Tag Archives: home education and sickness

Chronically ill mother’s homeschool approach.

dys mumI’ve noticed that sometimes the question of homeschooling while chronically ill is lumped in with pregnancy as if they are the same or very similar. They aren’t. Even if (like me) you have the joy of nine whole months of throwing up left right and centre with some “mummy brain” thrown in – pregnancy is different in one very vital way. No one is pregnant for years on end, and many of the more yukky sides of pregnancy are both treatable and manageable. It is also silly to try and lump pregnancy as an “illness”. It is’t, even if the culture of medical elitism tries to tell us it is.

Chronic illness can be neither treatable nor, at times, manageable – and is way more unpredictable. When you plan home ed through a pregnancy you know there’s a point in which you can pick up again. When you plan through chronic illness it’s a whole different set of challenges.

So, what are the things that you can do if the Boss has called you to homeschool and He’s called you to carry the chronic-cross too? You can tell Him what you think of His plan 🙂 – and then you have to get on with it.

First things first. You see that big pile of guilt you’ve got building up over there. Deal with it. Sort out the fake from the real. Bin the fake and get yourself to Confession for the real stuff. If you are too sick for Confession (and there’s nothing mortal lurking about) you can pray a lot. He’s merciful like that. (even when you’ve told Him how you really feel).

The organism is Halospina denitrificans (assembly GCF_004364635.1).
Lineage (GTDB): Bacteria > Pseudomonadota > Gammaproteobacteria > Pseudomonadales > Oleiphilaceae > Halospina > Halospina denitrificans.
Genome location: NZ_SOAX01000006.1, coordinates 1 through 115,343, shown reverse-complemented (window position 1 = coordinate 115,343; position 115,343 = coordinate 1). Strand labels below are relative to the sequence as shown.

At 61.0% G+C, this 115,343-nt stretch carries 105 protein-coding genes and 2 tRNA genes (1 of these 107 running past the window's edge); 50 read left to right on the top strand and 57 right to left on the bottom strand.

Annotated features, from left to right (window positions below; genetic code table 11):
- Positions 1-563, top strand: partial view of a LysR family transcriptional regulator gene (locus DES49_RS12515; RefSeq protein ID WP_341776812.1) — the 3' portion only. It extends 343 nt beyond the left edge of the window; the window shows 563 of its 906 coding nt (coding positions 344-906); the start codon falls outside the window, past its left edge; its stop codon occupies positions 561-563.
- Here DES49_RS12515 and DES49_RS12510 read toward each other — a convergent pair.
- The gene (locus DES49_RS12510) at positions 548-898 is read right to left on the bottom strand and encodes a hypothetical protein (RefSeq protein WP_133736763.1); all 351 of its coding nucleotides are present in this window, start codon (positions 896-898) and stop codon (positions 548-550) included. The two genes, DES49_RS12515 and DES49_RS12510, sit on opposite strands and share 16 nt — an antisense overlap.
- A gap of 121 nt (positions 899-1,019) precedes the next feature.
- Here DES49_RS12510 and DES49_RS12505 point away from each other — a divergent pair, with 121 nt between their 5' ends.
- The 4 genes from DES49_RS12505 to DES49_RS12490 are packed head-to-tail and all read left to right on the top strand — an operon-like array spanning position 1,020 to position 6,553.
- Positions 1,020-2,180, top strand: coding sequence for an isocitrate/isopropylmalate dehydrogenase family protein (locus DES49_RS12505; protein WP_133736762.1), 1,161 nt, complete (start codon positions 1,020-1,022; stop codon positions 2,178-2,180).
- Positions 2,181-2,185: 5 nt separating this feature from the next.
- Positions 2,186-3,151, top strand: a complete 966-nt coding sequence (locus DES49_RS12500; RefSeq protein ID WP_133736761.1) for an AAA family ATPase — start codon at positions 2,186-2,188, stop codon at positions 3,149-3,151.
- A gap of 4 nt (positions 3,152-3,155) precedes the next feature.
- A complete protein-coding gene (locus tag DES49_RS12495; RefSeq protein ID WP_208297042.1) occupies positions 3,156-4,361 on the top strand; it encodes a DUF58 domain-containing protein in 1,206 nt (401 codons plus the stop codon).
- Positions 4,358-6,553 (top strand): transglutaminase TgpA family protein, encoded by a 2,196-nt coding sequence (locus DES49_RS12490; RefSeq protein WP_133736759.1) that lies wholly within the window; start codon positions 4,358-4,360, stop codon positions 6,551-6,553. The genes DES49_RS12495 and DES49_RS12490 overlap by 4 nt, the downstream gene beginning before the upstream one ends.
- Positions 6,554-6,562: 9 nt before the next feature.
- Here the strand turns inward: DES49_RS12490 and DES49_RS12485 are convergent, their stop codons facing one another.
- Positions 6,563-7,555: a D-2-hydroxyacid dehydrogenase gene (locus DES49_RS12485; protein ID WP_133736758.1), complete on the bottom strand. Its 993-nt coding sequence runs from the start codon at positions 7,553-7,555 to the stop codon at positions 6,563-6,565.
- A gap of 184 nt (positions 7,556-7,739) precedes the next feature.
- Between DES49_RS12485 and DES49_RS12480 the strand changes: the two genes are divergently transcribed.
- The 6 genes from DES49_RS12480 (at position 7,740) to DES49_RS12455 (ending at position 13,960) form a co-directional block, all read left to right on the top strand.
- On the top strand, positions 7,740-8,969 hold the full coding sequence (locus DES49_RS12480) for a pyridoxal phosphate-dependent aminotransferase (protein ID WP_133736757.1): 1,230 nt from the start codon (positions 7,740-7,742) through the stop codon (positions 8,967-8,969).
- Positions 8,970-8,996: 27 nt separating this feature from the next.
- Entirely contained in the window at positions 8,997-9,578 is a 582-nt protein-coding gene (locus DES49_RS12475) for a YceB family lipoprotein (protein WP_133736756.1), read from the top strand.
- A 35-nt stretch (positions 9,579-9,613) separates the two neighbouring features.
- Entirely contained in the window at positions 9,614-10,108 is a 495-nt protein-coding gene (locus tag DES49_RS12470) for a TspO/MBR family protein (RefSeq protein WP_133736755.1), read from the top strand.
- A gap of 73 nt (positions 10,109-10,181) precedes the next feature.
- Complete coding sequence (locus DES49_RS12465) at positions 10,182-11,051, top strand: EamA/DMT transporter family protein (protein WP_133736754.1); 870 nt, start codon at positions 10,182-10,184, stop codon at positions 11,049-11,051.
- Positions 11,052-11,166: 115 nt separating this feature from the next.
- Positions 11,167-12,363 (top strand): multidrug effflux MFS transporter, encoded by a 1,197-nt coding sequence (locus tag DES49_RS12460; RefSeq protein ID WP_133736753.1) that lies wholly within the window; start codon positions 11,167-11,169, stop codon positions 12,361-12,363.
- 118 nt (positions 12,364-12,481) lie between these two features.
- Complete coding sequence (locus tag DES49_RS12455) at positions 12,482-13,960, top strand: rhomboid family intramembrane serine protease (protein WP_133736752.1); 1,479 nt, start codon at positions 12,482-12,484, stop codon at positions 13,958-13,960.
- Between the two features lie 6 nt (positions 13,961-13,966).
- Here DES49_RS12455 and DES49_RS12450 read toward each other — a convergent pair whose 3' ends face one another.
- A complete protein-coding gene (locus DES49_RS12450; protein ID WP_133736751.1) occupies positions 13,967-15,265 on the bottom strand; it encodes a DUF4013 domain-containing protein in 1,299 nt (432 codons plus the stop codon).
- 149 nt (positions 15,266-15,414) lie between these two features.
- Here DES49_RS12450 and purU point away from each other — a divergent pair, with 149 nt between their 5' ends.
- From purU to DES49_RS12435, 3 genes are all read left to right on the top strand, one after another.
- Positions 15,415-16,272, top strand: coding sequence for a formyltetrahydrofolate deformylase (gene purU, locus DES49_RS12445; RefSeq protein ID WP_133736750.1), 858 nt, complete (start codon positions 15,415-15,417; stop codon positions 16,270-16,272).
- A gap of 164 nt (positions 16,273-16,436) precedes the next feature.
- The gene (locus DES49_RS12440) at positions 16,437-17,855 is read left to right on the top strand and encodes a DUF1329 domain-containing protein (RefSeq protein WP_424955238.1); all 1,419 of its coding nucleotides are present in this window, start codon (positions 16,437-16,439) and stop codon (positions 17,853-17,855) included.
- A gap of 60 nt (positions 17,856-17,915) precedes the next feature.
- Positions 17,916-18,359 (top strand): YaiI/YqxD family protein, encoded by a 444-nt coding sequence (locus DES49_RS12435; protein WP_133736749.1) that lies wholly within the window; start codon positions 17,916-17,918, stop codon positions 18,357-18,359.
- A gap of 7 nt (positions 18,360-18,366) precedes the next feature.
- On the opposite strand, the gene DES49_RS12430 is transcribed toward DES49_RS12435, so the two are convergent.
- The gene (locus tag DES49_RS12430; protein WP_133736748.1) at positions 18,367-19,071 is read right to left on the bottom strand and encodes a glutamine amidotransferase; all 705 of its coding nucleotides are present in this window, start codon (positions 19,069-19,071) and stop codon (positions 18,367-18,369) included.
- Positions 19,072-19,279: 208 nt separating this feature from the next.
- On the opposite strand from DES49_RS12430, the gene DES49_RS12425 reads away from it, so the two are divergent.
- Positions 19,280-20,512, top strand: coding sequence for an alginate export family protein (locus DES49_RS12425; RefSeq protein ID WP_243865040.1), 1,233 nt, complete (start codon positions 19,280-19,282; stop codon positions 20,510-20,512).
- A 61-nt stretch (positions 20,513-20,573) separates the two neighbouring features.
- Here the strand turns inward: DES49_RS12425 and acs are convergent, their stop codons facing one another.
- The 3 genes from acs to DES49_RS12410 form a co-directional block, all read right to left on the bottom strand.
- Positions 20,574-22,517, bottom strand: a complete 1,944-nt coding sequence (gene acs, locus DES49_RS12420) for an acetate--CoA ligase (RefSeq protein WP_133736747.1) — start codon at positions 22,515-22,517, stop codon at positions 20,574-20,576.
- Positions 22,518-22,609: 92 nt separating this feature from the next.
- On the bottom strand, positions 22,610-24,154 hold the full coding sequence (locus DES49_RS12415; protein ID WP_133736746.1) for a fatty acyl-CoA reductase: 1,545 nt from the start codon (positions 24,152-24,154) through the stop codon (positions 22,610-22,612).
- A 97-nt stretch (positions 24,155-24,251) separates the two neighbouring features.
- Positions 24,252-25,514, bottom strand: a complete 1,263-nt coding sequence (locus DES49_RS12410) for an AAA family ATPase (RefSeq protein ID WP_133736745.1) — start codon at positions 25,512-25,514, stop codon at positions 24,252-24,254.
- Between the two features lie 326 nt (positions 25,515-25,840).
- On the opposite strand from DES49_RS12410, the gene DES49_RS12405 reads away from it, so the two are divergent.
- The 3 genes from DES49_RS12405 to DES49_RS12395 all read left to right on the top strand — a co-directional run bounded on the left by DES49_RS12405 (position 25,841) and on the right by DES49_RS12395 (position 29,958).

Once that’s done (and yes I know it keeps rebuilding, but keep kicking it down) then you can move on to priorities. Prayer first. You’ll get nothing done without help from Upstairs. He has a lot of friends and relations who can be relied on to keep praying for you too. (Where would I be without St. Bridget of Sweden?) One of the wonderful things about the saints in heaven is that they can still pray, even when you, in fog, confusion and befuddlement can’t. Also we are fortunate that God, who is all wise gets a prayer of “Dear Lord, urdle, flurble mup.”

This little conversation is a good illustration of chronics homeshooling.

An article here asks a mum considering home education when she has chronic illness to think of a few things. It essentially says, pray, have a good husband and get some good fellow home ed mums on board to help out. It’s a good plan.

Yesterday a fellow home ed family came over. I’m still pretty crashed from the mini-stroke last week (TIA) but the mum of this family is completely relaxed around me no matter how wrecked I seem. She makes no fuss and simply does her bit around me. She takes the mic and allows me the space to do stuff when I think I can give it a go. Friendships like this are rare and to be treasured (so thanks Jo!)

This is another excellent article looking at a number of seriously chronically ill mothers coping with home ed

Then you must trust. While riding the trust you can plan for what curriculum you need to buy because you aren’t well enough to make it, teach it or organise it. All I can say on this is God Bless America! The UK has a shorter history of home ed (although it’s been around over 25 years) and has almost nothing of quality home ed resources sadly, (I think the awful national curriculum bares a lot of the blame – thanks Maggie Thatcher!). So, look at the American stuff. There’s a lot out there and yes it’s expensive (compared to making your own) and yes, most of it needs shipping and therefore costs are even higher and add the recent sneaky tax on educational materials in the UK and you’ll be in debt – but God never said debt was a sin; whereas not providing the best education you can for your children can be. You do need to plan your debt so you can pay it off, but I haven’t found a way of importing stuff without needing time to pay it off. It’s still a good option done with prayer, discernment and care.

Find ways to make resources do more than one job. Find ways to make cheaper resources when you’re well enough.  One of the things with most chronic illnesses and even acute ones like cancer, is there are good moments when you are more capable. Use them as best you can. I use those times to make and plan stuff that when I’m too sick I just can’t do.